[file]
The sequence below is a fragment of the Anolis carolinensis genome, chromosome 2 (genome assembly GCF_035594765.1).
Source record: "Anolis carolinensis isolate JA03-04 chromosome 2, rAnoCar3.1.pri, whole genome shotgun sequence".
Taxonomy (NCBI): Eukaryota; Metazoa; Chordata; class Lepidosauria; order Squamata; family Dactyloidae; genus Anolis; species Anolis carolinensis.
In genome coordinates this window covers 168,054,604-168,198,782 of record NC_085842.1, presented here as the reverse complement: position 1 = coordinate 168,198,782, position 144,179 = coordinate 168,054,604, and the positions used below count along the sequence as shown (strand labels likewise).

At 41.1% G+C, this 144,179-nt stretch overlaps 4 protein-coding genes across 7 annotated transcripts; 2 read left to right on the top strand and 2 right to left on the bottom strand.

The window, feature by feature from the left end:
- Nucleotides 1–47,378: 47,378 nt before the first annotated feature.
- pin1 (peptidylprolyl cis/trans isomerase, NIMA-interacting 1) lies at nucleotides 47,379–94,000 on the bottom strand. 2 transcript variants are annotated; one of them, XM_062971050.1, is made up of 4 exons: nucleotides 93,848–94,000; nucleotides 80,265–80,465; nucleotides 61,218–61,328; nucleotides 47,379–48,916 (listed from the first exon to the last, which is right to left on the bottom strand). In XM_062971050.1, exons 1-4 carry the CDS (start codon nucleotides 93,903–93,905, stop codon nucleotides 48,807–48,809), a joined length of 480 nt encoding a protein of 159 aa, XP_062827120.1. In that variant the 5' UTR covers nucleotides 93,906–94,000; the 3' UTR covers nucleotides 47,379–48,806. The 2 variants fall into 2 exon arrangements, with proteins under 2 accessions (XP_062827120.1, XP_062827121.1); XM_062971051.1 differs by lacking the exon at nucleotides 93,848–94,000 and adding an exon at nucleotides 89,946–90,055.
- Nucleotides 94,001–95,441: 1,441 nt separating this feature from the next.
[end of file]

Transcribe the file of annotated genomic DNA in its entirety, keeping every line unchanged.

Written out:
The sequence below is a fragment of the Anolis carolinensis genome, chromosome 2 (genome assembly GCF_035594765.1).
Source record: "Anolis carolinensis isolate JA03-04 chromosome 2, rAnoCar3.1.pri, whole genome shotgun sequence".
Taxonomy (NCBI): Eukaryota; Metazoa; Chordata; class Lepidosauria; order Squamata; family Dactyloidae; genus Anolis; species Anolis carolinensis.
In genome coordinates this window covers 168,054,604-168,198,782 of record NC_085842.1, presented here as the reverse complement: position 1 = coordinate 168,198,782, position 144,179 = coordinate 168,054,604, and the positions used below count along the sequence as shown (strand labels likewise).

At 41.1% G+C, this 144,179-nt stretch overlaps 4 protein-coding genes across 7 annotated transcripts; 2 read left to right on the top strand and 2 right to left on the bottom strand.

The window, feature by feature from the left end:
- Nucleotides 1–47,378: 47,378 nt before the first annotated feature.
- pin1 (peptidylprolyl cis/trans isomerase, NIMA-interacting 1) lies at nucleotides 47,379–94,000 on the bottom strand. 2 transcript variants are annotated; one of them, XM_062971050.1, is made up of 4 exons: nucleotides 93,848–94,000; nucleotides 80,265–80,465; nucleotides 61,218–61,328; nucleotides 47,379–48,916 (listed from the first exon to the last, which is right to left on the bottom strand). In XM_062971050.1, exons 1-4 carry the CDS (start codon nucleotides 93,903–93,905, stop codon nucleotides 48,807–48,809), a joined length of 480 nt encoding a protein of 159 aa, XP_062827120.1. In that variant the 5' UTR covers nucleotides 93,906–94,000; the 3' UTR covers nucleotides 47,379–48,806. The 2 variants fall into 2 exon arrangements, with proteins under 2 accessions (XP_062827120.1, XP_062827121.1); XM_062971051.1 differs by lacking the exon at nucleotides 93,848–94,000 and adding an exon at nucleotides 89,946–90,055.
- Nucleotides 94,001–95,441: 1,441 nt separating this feature from the next.